Mixed outcomes from COP26 mean business schools must step up to help business leaders accelerate the transition to a net-zero global economy.
By the end of the 26th Conference of the Parties (COP) to the UN Framework Convention on Climate Change (UNFCCC), countries responsible for over 80 percent of global CO2 emissions had made net-zero emissions commitments. But the Glasgow Climate Pact is no climate action thriller. It keeps alive the possibility of avoiding climate catastrophe by limiting global heating to 1.5°C, but only just.
With climate-related business and financial risks growing, the private sector must now take the lead and fast-track the transition to a net-zero economy. Business schools need to furnish all sectors with the know-how and leadership to do this as quickly, fairly and effectively as possible.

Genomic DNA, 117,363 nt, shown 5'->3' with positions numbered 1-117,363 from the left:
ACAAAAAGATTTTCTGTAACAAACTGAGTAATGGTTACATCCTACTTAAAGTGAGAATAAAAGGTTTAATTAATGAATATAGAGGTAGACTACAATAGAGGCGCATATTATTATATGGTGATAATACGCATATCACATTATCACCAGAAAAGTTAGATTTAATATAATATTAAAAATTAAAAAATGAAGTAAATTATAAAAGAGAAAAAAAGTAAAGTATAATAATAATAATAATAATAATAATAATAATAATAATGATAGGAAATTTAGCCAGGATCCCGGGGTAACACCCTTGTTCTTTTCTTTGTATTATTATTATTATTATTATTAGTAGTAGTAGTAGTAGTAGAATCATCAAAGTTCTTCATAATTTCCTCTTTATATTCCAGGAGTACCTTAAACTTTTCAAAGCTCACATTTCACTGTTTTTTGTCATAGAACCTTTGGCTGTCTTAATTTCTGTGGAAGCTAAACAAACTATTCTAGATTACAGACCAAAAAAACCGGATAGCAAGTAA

COP26 – fragile commitments and flawed compromises
Mitigation, adaptation and finance, the three pillars of the 2015 Paris Climate Agreement, all saw progress in Glasgow, but not as much as many had hoped.
In total, 151 countries submitted new climate plans – or Nationally Determined Contributions (NDCs) – containing 2030 and 2050 emissions reduction targets. But the reality is that they don’t go nearly far enough and would still mean a disastrous 2.5°C of warming by the end of the century. What matters most is what happens this decade. However, the 2030 targets by some major emitters are so weak, including those from Australia, China, Saudi Arabia, Brazil and Russia, that they offer no credible pathway to net-zero by 2050.